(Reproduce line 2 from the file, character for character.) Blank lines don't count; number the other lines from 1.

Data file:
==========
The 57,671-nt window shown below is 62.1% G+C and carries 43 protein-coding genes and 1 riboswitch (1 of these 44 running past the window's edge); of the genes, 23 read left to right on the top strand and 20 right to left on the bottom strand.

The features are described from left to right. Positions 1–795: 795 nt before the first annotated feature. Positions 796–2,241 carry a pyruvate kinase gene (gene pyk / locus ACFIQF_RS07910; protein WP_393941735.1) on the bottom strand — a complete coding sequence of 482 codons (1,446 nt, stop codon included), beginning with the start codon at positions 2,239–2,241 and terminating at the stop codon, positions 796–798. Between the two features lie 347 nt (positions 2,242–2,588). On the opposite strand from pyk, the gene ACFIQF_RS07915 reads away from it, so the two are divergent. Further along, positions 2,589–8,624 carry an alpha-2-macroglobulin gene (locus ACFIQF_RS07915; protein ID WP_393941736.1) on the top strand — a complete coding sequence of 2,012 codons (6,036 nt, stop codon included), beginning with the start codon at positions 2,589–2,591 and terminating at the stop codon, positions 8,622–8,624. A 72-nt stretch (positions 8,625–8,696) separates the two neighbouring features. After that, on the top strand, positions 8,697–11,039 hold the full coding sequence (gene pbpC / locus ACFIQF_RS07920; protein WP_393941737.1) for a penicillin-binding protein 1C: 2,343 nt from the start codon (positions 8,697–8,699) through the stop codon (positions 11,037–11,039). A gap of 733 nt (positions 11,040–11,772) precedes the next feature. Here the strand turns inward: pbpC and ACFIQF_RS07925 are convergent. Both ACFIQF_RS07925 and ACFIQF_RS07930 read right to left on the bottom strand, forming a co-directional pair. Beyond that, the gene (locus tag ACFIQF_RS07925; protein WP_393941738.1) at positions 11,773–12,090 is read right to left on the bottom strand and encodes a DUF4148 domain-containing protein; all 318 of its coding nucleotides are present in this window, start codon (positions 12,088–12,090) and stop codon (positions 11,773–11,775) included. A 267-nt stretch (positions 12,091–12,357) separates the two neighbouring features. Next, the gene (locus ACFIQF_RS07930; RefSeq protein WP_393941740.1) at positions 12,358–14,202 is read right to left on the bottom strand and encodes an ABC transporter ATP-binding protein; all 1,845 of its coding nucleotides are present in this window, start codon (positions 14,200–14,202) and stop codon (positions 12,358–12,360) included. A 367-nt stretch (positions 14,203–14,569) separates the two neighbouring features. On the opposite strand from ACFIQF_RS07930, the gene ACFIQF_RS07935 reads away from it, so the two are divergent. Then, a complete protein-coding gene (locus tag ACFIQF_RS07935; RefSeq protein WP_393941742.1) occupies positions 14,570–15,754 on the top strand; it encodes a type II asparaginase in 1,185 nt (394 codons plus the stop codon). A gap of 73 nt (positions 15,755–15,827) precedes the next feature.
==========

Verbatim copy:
The features are described from left to right. Positions 1–795: 795 nt before the first annotated feature. Positions 796–2,241 carry a pyruvate kinase gene (gene pyk / locus ACFIQF_RS07910; protein WP_393941735.1) on the bottom strand — a complete coding sequence of 482 codons (1,446 nt, stop codon included), beginning with the start codon at positions 2,239–2,241 and terminating at the stop codon, positions 796–798. Between the two features lie 347 nt (positions 2,242–2,588). On the opposite strand from pyk, the gene ACFIQF_RS07915 reads away from it, so the two are divergent. Further along, positions 2,589–8,624 carry an alpha-2-macroglobulin gene (locus ACFIQF_RS07915; protein ID WP_393941736.1) on the top strand — a complete coding sequence of 2,012 codons (6,036 nt, stop codon included), beginning with the start codon at positions 2,589–2,591 and terminating at the stop codon, positions 8,622–8,624. A 72-nt stretch (positions 8,625–8,696) separates the two neighbouring features. After that, on the top strand, positions 8,697–11,039 hold the full coding sequence (gene pbpC / locus ACFIQF_RS07920; protein WP_393941737.1) for a penicillin-binding protein 1C: 2,343 nt from the start codon (positions 8,697–8,699) through the stop codon (positions 11,037–11,039). A gap of 733 nt (positions 11,040–11,772) precedes the next feature. Here the strand turns inward: pbpC and ACFIQF_RS07925 are convergent. Both ACFIQF_RS07925 and ACFIQF_RS07930 read right to left on the bottom strand, forming a co-directional pair. Beyond that, the gene (locus tag ACFIQF_RS07925; protein WP_393941738.1) at positions 11,773–12,090 is read right to left on the bottom strand and encodes a DUF4148 domain-containing protein; all 318 of its coding nucleotides are present in this window, start codon (positions 12,088–12,090) and stop codon (positions 11,773–11,775) included. A 267-nt stretch (positions 12,091–12,357) separates the two neighbouring features. Next, the gene (locus ACFIQF_RS07930; RefSeq protein WP_393941740.1) at positions 12,358–14,202 is read right to left on the bottom strand and encodes an ABC transporter ATP-binding protein; all 1,845 of its coding nucleotides are present in this window, start codon (positions 14,200–14,202) and stop codon (positions 12,358–12,360) included. A 367-nt stretch (positions 14,203–14,569) separates the two neighbouring features. On the opposite strand from ACFIQF_RS07930, the gene ACFIQF_RS07935 reads away from it, so the two are divergent. Then, a complete protein-coding gene (locus tag ACFIQF_RS07935; RefSeq protein WP_393941742.1) occupies positions 14,570–15,754 on the top strand; it encodes a type II asparaginase in 1,185 nt (394 codons plus the stop codon). A gap of 73 nt (positions 15,755–15,827) precedes the next feature.